Pending home sales are down
Pending-home sales returned to negative territory in June after a surprise uptick in May that broke a six-month streak of monthly declines, the National Association of REALTORS® reported, citing its Pending Home Sales Index.
Pending sales fell 8.6% compared to May and dropped 20% compared to June 2021. Pending sales, in which the contract has been signed but the transaction has not closed, are considered a leading indicator and generally precede existing-home sales by a month or two.
“Contract signings to buy a home will keep tumbling down as long as mortgage rates keep climbing, as has happened this year to date,” NAR chief economist Lawrence Yun said in a press release. “There are indications that mortgage rates may be topping or very close to a cyclical high in July. If so, pending contracts should also begin to stabilize.”
A home purchase in June cost about 80% more than it did in June 2019, NAR said, adding that almost one in four buyers who purchased a home three years ago couldn’t do so today because they no longer earn the qualifying income needed to purchase a median-priced home.
All four geographic regions saw decreases in contract activity from the previous month, led by the West, with a 15.9% drop, followed by the South, with an 8.9% decline, the Northeast, with a 6.7% slide, and the Midwest, with a 3.8% decrease.
Citing NAR’s latest projection, Yun expects home sales to close the year 13% lower. However, he noted, if mortgage rates stabilize near 6% and job creation remains steady, home sales could resume their ascent by early next year.
Pending-home sales fall to 10-year low
Pending-home sales fell for the sixth month in a row in April, hitting their slowest pace in almost a decade, as rising mortgage rates and home prices increased the cost of a home purchase by 40% from a year ago, the National Association of REALTORS® reported, citing its Pending Home Sales Index.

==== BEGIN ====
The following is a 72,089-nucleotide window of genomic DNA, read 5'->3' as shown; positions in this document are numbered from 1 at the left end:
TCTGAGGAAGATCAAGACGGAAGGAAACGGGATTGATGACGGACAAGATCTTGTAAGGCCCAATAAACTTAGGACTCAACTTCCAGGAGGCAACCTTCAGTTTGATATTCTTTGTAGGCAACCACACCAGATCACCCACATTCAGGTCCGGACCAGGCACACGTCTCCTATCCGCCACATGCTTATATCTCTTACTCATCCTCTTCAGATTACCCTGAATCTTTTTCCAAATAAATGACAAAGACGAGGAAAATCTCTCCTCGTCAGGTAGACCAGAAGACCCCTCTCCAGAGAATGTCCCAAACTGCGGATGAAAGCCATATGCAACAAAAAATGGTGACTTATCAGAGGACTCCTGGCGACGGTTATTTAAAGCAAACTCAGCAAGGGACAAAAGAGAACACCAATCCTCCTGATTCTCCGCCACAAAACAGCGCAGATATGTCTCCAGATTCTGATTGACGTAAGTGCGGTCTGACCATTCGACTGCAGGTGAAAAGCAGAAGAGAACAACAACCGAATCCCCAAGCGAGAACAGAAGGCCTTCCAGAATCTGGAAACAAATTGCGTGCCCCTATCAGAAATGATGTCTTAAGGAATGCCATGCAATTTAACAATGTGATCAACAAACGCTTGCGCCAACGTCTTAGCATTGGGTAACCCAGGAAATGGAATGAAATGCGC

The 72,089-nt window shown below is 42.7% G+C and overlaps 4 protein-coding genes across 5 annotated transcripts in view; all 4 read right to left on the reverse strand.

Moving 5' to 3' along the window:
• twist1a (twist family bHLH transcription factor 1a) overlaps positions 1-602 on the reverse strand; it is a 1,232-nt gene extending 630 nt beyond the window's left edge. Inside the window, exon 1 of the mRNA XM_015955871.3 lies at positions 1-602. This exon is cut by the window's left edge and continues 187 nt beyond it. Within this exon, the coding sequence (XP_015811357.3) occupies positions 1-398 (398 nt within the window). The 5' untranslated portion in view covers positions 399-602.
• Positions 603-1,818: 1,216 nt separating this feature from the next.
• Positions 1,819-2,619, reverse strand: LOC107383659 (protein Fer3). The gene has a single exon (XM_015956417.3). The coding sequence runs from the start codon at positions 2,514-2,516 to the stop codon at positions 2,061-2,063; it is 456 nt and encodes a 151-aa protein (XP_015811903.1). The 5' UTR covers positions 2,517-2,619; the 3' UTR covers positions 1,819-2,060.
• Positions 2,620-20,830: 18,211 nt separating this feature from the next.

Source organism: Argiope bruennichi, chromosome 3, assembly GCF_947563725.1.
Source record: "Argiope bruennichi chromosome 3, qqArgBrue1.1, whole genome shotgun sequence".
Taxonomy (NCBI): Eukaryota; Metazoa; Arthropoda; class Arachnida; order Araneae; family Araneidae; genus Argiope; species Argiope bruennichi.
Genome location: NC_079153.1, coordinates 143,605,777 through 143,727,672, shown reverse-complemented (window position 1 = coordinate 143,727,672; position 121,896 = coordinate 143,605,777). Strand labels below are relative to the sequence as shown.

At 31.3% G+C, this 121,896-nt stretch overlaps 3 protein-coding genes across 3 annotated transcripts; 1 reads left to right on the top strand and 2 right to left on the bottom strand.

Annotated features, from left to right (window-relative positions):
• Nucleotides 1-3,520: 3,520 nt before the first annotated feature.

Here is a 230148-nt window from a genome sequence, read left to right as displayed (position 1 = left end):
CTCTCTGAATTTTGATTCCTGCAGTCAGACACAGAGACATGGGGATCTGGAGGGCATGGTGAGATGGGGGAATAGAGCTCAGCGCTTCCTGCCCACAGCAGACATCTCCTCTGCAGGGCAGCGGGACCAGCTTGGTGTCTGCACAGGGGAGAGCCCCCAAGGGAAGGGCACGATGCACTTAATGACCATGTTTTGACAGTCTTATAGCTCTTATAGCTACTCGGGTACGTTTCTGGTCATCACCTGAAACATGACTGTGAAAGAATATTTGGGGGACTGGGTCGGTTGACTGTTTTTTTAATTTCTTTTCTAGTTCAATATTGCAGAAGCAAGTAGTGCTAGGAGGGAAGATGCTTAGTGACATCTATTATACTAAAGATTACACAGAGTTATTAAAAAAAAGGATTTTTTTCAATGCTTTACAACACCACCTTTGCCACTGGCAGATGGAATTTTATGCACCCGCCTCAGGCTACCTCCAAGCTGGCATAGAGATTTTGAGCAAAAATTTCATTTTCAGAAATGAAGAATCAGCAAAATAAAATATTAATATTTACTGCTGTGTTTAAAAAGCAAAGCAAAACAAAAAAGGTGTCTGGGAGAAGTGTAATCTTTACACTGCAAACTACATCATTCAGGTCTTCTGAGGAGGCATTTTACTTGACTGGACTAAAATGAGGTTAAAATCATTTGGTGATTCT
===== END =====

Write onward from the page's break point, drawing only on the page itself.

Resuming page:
Pending sales, in which the contract has been signed but the transaction has not closed, are considered a leading indicator. They fell 3.9% on a monthly basis last month and 9.1% on an annual one, according to a press release.
Looking ahead, NAR chief economist Lawrence Yun expects existing-home sales to slide by 9% in 2022 and home-price appreciation to slow to 5% by the end of the year.
Higher mortgage rates have raised monthly mortgage payments by as much as $500. The increase, already a burden, can become even more of an issue when combined with rapid inflation, Yun said.
The slowdown in sales is being driven by more than rising costs, however, First American chief economist Mark Fleming said. Potential sellers are facing a “prisoner’s dilemma” from rising interest rates, which discourage homeowners from selling, he said.
“Higher mortgage rates leave existing homeowners feeling ‘rate locked-in’ to their existing homes, and existing homeowners are the largest source of buyers, so the greater the rate lock-in effect, the fewer homes for sale and fewer home sales,” Fleming explained. “This means house-price appreciation should moderate from its current record-setting pace. Mortgage rates between 5-6% and house-price appreciation below 10%, eventually, mean a potential return to a not-so-new normal.”
Despite the slowdown in demand, the market appears well-positioned to absorb the impact of rising rates, Keller Williams Chief Economist Ruben Gonzalez said.
“We expect to see inventory finally start to accumulate slowly toward more normal levels and away from the unprecedented lows of the last couple of years,” he said. “We will be keeping a close eye on how inventory is accumulating the rest of the year as an indicator of how the market is evolving.”
Three of the four geographic regions saw decreases in contract activity from the previous month, with only the Midwest seeing an increase, with a 6.6% rise. Sales fell 16.2% in the Northeast, 4.7% in the South and 4.3% in the West.
In the CNBC video below it states the pending home sales are down for the month of September 2021.
Pending home sales, which are a measure of signed contracts to buy existing homes, fell an unexpected 2.3% in September compared with August, according to the National Association of Realtors.
Well, it seems every day we get conflicting reports on the real estate market. Today, I’m hearing that pending home sales are down for the month of July 2021
Watch the video below:
Potential homebuyers may be hitting the limit of what they can afford. Pending home sales, a measure of signed contracts on existing homes, fell 2.2% in September compared with August, according to the National Association of Realtors.